Everyone is putting in his two cents on who he thinks ought to get which jobs in the new Trump administration — and everyone was surprised this week when Newt Gingrich pulled himself out of the job fair, saying he was “100 percent sure” he didn’t want a position in the new White House.
He said he would be happy to be “chief planner” but that he didn’t want anything formal.
Everyone was surprised because much of the Trump-job speculation has centered on Trump’s evident plan to reward his earliest and strongest supporters, the Jeff Sessions and Rudy Giulianis.
Like Sessions and Giuliani, Newt is presumably in a position to ask for and receive almost any job he’d like. Maybe by this point in his life, he’s tired of doing paperwork.
But instead of talking about what Newt wants to do, as if he’s a has-been in need of a favor, we should talk about what the United States can get out of him.
Newt should be the new administrator of NASA.
NASA has fallen on hard times. They haven’t got a shuttle any more, or any space capsules, so they’re reduced to buying rides from the Russians.
They were planning to go back to the moon, but the plan got canceled and replaced with amorphous ideas for Mars.
At this point, I doubt anyone in the country believes that NASA could beat SpaceX to Mars even if it wanted to. Elon Musk, Jeff Bezos, and the private sector have cornered the market on space-excitement.
But as much as I would, in principle, like to leave this sort of thing to the free market, NASA is one of our greatest, most august, and most important institutions.
To a patriotic American, seeing NASA diminished should feel like seeing the British set fire to the Library of Congress.
One man who understands this is Newt Gingrich. Not only does he understand it, he has serious ideas of what to do about it.
In 2012, when he was running in the Republican presidential primary, Newt called for greater public-private space cooperation and added that we should go back to the moon and set up a permanent moon base, by 2020.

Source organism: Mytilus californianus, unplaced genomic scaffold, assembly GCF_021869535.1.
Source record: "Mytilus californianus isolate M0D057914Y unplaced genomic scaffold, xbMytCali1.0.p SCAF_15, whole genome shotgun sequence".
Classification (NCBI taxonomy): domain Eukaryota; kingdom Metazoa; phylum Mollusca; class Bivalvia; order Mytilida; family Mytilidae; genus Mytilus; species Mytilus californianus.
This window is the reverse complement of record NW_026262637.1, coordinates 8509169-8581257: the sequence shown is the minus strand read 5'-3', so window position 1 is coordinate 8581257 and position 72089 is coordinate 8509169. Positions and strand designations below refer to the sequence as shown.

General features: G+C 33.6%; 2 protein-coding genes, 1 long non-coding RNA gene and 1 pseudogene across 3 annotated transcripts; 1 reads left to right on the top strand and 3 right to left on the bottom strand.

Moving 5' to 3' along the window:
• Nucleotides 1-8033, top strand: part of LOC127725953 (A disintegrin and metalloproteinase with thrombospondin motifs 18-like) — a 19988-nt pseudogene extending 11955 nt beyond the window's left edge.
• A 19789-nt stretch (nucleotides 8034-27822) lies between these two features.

His competitors and critics talked about this idea as if Newt were insane.
Fifty years after Kennedy set a nine-year deadline for going to the moon, what strikes me as insane is that anyone would doubt that the United States of 2012 could reproduce the feat.
When Kennedy set his deadline, the United States had a total of 15 minutes of spaceflight under its belt. Now we have a half-century’s experience, 21st-century materials, a permanent space station, and more computing power in my laptop than in all of 1960s Houston.
Not to mention data from a half-dozen successful moon landings.
The problem with our space program is our politicians — and the fact that most of them are incapable of thinking past the next election.
You can’t say that of Newt. He’s a big thinker, with big, original ideas, and a sense of grandeur. It’s what he built his career on.
And say what you like about Trump; this is one of his good qualities, too. We need politicians who want American cities to have the world’s tallest buildings and who want the moon to be covered in American flags.
Newt may be tired of regular bureaucratic work, but is he too tired for space?
Newt is reported to be a lifelong space-enthusiast. He sits on the governors’ board of the National Space Society; people have (affectionately, I think) called him Newt Skywalker.
And he hasn’t disguised his belief that NASA should be run differently, having said in the past that “NASA has become an absolute case study in why bureaucracy can’t innovate.”
This is his chance to do something about that, and to earn his nickname.
NASA needs Kennedy-sized thinking; we need Newt to cash in on some of his Trump cachet.
Newt for NASA, 2017.
— Josh Gelernter writes weekly for both NRO and The Weekly Standard. He is a founder of the tech startup Dittach.